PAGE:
Prelude is an Emacs distribution that aims to enhance the default Emacs experience. Prelude alters a lot of the default settings, bundles a plethora of additional packages and adds its own core library to the mix. The final product offers an easy to use Emacs configuration for Emacs newcomers and lots of additional power for Emacs power users.
Prelude is compatible ONLY with GNU Emacs 25.1+. In general you're advised to always run Prelude with the latest stable Emacs release.
- Improved UX, that's still in line with Emacs traditions
- Sane defaults of baseline Emacs functionality
- Automatic installation of many major programming modes on demand
- A curated set of 3rd party packages to enhance the base functionality
- Simple modular architecture
- Easy customization
Check out our user manual for more information.
Assuming you're using an Unix-like OS (
etc), you already have a recent version of Emacs installed, as well as
can skip the whole manual and just type in your favorite shell the
$ curl -L https://git.io/epre | sh
You can now power up your Emacs, sit back and enjoy Prelude.
There are two environment variables you can use to control the source repository and the installation directory. To change the installation directory:
$ export PRELUDE_INSTALL_DIR="$HOME/.emacs.d" && curl -L https://github.com/bbatsov/prelude/raw/master/utils/installer.sh | sh
To change the source repository:
$ export PRELUDE_URL="https://github.com/yourname/prelude.git" && curl -L https://github.com/bbatsov/prelude/raw/master/utils/installer.sh | sh
Note that the installer will back up any existing
.emacs file or
.emacs.d since it will unpack Prelude's code in
you're doing a manual install make sure you don't have a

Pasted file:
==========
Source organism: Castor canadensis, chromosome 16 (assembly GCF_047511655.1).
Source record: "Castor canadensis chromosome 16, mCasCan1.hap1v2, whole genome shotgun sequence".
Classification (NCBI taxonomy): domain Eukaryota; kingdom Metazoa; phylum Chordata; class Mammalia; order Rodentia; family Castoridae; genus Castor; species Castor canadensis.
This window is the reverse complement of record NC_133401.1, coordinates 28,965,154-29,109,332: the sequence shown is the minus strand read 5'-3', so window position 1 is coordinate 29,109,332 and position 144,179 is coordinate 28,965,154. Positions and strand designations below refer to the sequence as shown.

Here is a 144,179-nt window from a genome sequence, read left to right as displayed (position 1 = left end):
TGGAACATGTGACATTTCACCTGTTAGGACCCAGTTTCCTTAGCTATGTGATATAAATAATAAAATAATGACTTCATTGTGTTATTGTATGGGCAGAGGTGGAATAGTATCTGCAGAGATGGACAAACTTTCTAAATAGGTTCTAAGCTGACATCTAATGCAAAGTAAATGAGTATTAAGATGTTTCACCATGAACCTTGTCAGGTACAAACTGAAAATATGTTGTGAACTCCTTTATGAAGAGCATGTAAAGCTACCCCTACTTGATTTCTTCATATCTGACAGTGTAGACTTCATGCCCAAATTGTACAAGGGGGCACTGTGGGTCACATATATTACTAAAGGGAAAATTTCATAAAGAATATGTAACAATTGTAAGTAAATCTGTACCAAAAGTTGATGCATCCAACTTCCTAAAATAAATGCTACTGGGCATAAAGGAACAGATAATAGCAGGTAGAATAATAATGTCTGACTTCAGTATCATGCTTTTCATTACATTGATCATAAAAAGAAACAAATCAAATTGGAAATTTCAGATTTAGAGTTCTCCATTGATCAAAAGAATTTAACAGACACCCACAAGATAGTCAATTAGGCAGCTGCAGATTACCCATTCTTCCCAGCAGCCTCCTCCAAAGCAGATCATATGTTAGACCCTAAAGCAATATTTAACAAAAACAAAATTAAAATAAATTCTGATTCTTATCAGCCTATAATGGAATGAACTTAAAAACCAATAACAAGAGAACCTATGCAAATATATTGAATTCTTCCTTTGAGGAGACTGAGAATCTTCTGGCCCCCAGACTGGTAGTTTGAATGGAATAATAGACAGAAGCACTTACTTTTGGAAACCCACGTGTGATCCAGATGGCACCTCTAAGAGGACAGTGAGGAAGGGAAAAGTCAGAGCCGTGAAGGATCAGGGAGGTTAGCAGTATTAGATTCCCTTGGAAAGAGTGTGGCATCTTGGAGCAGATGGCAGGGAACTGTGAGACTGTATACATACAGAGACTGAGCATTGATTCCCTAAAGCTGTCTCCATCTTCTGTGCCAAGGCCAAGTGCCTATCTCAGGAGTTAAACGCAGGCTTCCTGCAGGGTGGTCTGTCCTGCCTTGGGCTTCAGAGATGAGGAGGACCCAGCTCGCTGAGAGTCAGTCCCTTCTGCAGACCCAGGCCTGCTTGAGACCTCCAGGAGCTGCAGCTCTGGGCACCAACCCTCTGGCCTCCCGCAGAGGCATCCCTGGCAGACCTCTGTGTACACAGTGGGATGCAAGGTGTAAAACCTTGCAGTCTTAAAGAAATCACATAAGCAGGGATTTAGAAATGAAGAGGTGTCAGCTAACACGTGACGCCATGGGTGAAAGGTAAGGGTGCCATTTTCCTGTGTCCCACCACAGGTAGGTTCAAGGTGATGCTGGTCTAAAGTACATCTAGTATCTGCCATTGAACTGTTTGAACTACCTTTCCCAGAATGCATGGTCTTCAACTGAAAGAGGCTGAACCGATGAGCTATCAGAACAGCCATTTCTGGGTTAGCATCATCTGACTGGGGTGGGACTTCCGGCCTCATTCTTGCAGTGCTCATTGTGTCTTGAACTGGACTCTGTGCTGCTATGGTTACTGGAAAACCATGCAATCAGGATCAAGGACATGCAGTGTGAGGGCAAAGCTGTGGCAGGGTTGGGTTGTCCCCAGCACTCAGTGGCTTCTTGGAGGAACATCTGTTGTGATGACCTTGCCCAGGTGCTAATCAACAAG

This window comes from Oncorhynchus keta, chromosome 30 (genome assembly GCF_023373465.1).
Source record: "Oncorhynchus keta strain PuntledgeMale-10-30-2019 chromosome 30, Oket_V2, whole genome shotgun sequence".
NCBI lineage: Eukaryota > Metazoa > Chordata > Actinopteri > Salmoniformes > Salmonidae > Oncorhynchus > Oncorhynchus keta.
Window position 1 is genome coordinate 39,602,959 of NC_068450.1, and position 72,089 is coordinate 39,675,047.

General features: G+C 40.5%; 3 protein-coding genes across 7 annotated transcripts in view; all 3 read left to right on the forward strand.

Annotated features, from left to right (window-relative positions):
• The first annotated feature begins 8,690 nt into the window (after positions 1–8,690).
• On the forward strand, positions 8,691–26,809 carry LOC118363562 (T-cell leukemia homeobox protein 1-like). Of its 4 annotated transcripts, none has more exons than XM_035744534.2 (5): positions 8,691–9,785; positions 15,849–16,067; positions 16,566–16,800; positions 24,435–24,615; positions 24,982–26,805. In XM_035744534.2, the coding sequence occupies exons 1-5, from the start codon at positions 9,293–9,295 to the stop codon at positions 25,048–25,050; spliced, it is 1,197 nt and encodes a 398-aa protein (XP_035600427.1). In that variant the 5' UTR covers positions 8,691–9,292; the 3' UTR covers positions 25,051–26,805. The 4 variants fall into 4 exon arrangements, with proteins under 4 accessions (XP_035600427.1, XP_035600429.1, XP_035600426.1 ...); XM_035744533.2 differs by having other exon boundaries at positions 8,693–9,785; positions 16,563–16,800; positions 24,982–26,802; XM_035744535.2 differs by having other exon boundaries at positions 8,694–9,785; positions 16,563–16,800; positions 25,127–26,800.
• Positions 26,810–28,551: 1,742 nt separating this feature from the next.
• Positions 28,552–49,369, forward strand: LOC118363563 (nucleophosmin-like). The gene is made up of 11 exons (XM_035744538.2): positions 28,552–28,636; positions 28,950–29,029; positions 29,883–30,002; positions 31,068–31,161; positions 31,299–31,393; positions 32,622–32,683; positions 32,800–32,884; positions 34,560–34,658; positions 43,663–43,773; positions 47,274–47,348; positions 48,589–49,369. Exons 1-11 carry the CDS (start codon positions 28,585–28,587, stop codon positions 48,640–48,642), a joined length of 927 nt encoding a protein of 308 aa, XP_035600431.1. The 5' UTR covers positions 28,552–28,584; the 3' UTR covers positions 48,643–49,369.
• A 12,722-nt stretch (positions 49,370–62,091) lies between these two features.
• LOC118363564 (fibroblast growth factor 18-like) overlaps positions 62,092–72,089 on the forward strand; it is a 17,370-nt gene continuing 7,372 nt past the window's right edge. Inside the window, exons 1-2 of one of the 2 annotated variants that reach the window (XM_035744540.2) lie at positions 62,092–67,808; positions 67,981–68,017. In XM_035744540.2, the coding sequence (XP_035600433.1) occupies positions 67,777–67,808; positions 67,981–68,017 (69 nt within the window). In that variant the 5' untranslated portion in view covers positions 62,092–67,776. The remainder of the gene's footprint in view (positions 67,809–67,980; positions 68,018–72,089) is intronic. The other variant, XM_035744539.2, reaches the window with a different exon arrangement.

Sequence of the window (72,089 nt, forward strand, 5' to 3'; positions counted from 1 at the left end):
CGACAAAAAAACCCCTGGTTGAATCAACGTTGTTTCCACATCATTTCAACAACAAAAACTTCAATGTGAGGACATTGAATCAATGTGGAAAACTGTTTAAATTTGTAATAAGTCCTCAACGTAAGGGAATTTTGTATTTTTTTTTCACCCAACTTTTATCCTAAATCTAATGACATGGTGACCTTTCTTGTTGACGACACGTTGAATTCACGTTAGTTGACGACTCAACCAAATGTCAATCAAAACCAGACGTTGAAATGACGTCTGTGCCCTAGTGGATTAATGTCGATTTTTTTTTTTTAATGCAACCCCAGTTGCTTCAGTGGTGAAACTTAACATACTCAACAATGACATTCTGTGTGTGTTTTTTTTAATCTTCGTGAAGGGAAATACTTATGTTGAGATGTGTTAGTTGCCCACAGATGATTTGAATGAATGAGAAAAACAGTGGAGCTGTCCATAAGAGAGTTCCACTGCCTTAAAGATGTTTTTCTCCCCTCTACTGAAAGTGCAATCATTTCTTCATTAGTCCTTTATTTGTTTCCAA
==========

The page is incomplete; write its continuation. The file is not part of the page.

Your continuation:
or back up your existing
.emacs.d directory manually.
Important: Don't forget to adjust your
prelude-modules.el file in your personal directory
once the installation is done. By default most of the modules
that ship with Prelude are not loaded.
Prelude's philosophy is quite simple:
- easy to understand and extend
- a foundation for you to build upon, as opposed to some end-user product
This means that it intentionally doesn't pack all the bells and whistles that it could.
Prelude aims to enhance the classic Emacs experience without deviating a lot from it - e.g.
it would never enable something like
evil-mode (vim keybindings) by default and so on.
All the third-party packages that it bundles are carefully vetted and are known to be of good quality and to have reliable maintainers. That generally means that Prelude's unlikely to immediate adopt some shiny new package, that has established tried and true alternatives.
In practice this translates to the following:
- Prelude is less opinionated than distros like Spacemacs and Doom Emacs (meaning it's closer to the standard Emacs experience)
- Prelude installs relatively few additional packages by default
- Most modules in Prelude are opt-in instead of opt-out (you'll notice the default config enables only a handful of modules)
- Most modules (e.g. modules for programming languages) are pretty short and feature setup only for essential packages (in some cases that be just the major mode for the language in question)
- You don't really need to track Prelude's upstream - you're encouraged to just fork it and use it as the basis for your own configuration.
Remember that the ultimate goal of every Emacs user is to create an Emacs setup that reflects their own experience, needs, goals and ideas. Just like Lisp, Emacs is nothing but a raw building material for the perfect editing experience.
More installation options are discussed here.
While Emacs Prelude is pretty simple at its core, it does have some specifics that are worth learning - e.g. configuration options, load order of modules and personal settings and so on.
Check out our user manual for more information.
You can also find a lot of information about specific Prelude features and the rationale behind them on my Emacs blog Emacs Redux.
crux and super-save
A lot of utility commands that used to be part of Prelude were eventually extracted to the crux package, so they'd be easily available to more people. These days Prelude simply depends on that package.
The super-save package also used to be part of Prelude in the past.
Check out the project's issue list a list of unresolved issues. By the way - feel free to fix any of them and send me a pull request. :-)
Support is available via several channels:
- Prelude's Google Group email@example.com
- Prelude's Freenode channel (
Here's a list of all the people who have contributed to the development of Emacs Prelude.
Bugs & Improvements
Bug reports and suggestions for improvements are always welcome. GitHub pull requests are even better! :-)
Copyright © 2011-2020 Bozhidar Batsov and contributors.
Distributed under the GNU General Public License, version 3